Device for measuring the changes in distances between points in solid bodies that occur when the body is deformed. Strain gauges are used either to obtain information from which stresses in bodies can be calculated or to act as indicating elements on devices for measuring such quantities as force, pressure, and acceleration.
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For metallic foil gauges, the gauge factor is usually a little over 2. For a single active gauge and three dummy resistors, the output from the bridge is:
Foil gauges typically have active areas of about 2-10 mm2 in size. With careful installation, the correct gauge, and the correct adhesive, strains up to at least 10% can be measured.
Foil strain gauges are used in many situations, different applications place different requirements on the gauge. In most cases the orientation of the strain gauge is significant.
Gauges attached to a load cell would normally be expected to remain stable over a period of years, if not decades; whilst those used to measure the response in a dynamic experiment may only need remain attached to the object for a few days, be energized for less than an hour, and operate for less than a second.
Most strain gauges are made from a constantan alloy. Various constantan alloys and Karma alloys have been designed so that the temperature effects on the resistance of the strain gauge itself cancel out the resistance change of the gauge due to the thermal expansion of the object under test. Because different materials have different amounts of thermal expansion, self-temperature compensation (STC) requires selecting a particular alloy matched to the material of the object under test.
Even with strain gauges that are not self-temperature compensated (such as isoelastic alloy), using a Wheatstone bridge arrangement it is possible to compensate for temperature changes in the specimen under test and the strain gauge. To do this in a Wheatstone bridge made of four gauges, two gauges are attached to the specimen, and two are left unattached, unstrained, and at the same temperature as the specimen and the attached gauges. Murphy's Law was originally coined in response to a set of gauges being incorrectly wired into a Wheatstone bridge.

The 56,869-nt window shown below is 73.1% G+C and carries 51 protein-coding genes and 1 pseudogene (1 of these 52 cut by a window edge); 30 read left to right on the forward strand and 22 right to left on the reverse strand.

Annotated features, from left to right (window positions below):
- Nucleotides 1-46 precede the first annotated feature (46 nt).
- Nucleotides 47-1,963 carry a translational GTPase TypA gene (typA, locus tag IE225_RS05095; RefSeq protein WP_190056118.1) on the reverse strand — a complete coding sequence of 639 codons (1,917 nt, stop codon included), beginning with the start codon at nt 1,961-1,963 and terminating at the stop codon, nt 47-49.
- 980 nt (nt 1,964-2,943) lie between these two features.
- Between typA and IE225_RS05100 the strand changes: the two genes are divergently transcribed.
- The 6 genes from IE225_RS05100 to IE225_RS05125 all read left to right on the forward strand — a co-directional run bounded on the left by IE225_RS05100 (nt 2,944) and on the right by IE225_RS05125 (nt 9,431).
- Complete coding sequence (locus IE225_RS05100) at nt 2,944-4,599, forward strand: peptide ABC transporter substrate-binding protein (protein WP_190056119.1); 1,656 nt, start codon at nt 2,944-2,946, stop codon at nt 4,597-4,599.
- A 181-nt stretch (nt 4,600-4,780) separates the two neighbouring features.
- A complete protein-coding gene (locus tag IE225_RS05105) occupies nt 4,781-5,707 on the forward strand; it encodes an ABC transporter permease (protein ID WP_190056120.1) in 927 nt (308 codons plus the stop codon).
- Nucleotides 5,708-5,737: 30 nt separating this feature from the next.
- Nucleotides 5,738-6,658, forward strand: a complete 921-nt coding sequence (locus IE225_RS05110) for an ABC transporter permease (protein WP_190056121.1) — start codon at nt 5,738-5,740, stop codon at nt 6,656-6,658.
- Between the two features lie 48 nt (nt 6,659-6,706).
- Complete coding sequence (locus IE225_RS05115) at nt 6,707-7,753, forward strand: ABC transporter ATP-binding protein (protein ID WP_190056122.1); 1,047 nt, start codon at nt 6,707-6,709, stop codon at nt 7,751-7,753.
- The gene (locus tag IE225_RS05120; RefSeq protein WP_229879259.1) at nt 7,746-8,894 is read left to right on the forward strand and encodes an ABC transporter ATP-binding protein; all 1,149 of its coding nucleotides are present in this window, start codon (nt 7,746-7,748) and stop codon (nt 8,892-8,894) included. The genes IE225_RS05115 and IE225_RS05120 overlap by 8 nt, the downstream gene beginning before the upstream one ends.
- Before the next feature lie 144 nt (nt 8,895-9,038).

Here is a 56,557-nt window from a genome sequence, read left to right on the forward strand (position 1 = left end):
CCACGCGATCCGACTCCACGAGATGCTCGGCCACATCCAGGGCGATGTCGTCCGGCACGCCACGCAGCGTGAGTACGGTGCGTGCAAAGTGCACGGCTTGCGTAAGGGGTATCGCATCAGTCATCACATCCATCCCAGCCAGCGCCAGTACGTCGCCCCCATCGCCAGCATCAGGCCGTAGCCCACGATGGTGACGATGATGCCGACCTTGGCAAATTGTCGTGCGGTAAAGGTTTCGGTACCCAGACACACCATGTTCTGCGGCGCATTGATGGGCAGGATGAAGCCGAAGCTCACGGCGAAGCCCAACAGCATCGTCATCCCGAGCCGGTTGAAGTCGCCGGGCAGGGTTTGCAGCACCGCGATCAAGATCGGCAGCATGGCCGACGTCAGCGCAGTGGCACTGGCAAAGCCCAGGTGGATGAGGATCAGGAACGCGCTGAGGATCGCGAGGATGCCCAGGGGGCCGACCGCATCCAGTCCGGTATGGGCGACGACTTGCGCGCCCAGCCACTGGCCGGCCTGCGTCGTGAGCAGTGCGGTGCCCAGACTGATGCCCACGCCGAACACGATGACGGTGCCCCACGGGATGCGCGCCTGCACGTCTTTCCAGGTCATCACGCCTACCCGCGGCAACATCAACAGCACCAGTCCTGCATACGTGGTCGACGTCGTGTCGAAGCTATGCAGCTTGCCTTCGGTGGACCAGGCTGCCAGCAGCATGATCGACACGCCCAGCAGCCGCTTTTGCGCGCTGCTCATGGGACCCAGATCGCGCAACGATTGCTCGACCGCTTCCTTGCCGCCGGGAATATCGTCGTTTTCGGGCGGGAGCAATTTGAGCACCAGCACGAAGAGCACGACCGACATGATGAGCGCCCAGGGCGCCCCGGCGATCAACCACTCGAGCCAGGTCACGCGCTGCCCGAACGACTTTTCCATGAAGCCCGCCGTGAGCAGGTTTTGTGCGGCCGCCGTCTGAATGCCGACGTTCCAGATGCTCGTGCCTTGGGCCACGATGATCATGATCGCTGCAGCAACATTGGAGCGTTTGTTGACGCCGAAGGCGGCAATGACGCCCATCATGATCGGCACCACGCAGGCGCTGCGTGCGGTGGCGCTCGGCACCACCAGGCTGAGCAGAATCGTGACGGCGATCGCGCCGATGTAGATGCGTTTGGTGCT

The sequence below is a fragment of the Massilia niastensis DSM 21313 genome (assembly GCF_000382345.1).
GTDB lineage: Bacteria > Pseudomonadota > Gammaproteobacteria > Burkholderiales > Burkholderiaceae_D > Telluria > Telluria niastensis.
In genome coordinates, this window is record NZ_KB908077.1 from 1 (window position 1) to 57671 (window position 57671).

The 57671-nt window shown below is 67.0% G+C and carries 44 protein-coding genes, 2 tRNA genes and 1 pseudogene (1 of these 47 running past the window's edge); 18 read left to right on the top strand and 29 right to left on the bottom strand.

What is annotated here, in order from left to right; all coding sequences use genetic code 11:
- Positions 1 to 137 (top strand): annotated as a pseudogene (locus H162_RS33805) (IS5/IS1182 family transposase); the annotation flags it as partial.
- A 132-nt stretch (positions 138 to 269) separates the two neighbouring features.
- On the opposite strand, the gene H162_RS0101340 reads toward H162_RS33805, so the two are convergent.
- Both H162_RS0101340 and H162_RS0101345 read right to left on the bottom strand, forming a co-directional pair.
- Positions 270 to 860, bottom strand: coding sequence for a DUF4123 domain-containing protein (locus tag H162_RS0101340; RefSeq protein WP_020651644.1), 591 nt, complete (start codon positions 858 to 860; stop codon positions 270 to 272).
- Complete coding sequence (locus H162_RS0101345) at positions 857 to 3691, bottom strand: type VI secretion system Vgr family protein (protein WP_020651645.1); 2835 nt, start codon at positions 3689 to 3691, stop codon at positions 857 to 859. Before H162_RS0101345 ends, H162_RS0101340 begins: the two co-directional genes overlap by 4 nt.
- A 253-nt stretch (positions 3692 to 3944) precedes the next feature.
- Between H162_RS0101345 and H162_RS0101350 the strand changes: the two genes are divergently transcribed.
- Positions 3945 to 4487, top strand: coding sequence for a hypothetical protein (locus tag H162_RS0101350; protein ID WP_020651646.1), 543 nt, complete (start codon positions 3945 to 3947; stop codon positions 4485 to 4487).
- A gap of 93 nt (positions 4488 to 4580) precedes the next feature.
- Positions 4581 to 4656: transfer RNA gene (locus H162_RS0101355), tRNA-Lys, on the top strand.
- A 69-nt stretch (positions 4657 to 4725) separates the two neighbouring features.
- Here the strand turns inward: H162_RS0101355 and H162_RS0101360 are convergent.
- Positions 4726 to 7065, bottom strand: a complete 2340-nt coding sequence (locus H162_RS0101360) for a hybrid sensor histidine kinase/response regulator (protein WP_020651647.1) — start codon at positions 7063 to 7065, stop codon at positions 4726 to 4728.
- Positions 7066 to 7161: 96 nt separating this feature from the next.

Temperature effects on the lead wires can be cancelled by using a "3-wire bridge" or a "4-wire Ohm circuit (also called a "4-wire Kelvin connection").
In biological measurements, especially blood flow / tissue swelling, a variant called mercury-in-rubber strain gauge is used. This kind of strain gauge consists of a small amount of liquid mercury enclosed in a small rubber tube, which is applied around e.g. a toe or leg. Swelling of the body part results in stretching of the tube, making it both longer and thinner, which increases electrical resistance.
Simple mechanical types (such as illustrated here) are used in civil engineering to measure movement of buildings, foundations, and other structures. In the illustrated example, the two halves of the device are rigidly attached to the foundation wall on opposite sides of the crack. The red reference lines are on the transparent half and the grid is on the opaque white half. Both vertical and horizontal movement can be monitored over time. In this picture, the crack can be seen to have widened by approximately 0.3mm (and no vertical movement) since the gauge was installed.
More sophisticated mechanical types incorporate dial indicators and mechanisms to compensate for temperature changes. These types can measure movements as small as 0.002 mm.